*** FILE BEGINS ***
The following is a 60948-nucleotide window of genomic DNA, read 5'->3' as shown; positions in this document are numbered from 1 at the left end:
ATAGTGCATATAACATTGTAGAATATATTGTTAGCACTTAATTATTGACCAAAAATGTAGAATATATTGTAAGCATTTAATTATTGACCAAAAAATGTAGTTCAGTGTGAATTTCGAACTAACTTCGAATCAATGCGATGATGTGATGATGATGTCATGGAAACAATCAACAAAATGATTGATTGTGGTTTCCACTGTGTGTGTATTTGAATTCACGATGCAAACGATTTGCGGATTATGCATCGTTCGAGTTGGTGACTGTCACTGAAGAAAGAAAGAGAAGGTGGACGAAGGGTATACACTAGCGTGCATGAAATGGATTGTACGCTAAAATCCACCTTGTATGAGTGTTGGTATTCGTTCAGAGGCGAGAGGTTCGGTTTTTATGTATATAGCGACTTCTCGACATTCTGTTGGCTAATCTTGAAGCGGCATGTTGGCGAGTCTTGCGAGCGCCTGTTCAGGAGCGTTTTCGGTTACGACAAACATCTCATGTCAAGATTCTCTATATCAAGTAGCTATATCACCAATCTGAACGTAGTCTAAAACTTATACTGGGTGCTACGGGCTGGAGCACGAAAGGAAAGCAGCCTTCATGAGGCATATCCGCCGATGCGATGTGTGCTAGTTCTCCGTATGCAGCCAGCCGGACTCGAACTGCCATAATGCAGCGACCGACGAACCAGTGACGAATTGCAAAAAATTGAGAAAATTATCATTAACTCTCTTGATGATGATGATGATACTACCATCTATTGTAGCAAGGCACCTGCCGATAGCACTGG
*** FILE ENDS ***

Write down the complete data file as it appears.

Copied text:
The following is a 60948-nucleotide window of genomic DNA, read 5'->3' as shown; positions in this document are numbered from 1 at the left end:
ATAGTGCATATAACATTGTAGAATATATTGTTAGCACTTAATTATTGACCAAAAATGTAGAATATATTGTAAGCATTTAATTATTGACCAAAAAATGTAGTTCAGTGTGAATTTCGAACTAACTTCGAATCAATGCGATGATGTGATGATGATGTCATGGAAACAATCAACAAAATGATTGATTGTGGTTTCCACTGTGTGTGTATTTGAATTCACGATGCAAACGATTTGCGGATTATGCATCGTTCGAGTTGGTGACTGTCACTGAAGAAAGAAAGAGAAGGTGGACGAAGGGTATACACTAGCGTGCATGAAATGGATTGTACGCTAAAATCCACCTTGTATGAGTGTTGGTATTCGTTCAGAGGCGAGAGGTTCGGTTTTTATGTATATAGCGACTTCTCGACATTCTGTTGGCTAATCTTGAAGCGGCATGTTGGCGAGTCTTGCGAGCGCCTGTTCAGGAGCGTTTTCGGTTACGACAAACATCTCATGTCAAGATTCTCTATATCAAGTAGCTATATCACCAATCTGAACGTAGTCTAAAACTTATACTGGGTGCTACGGGCTGGAGCACGAAAGGAAAGCAGCCTTCATGAGGCATATCCGCCGATGCGATGTGTGCTAGTTCTCCGTATGCAGCCAGCCGGACTCGAACTGCCATAATGCAGCGACCGACGAACCAGTGACGAATTGCAAAAAATTGAGAAAATTATCATTAACTCTCTTGATGATGATGATGATACTACCATCTATTGTAGCAAGGCACCTGCCGATAGCACTGG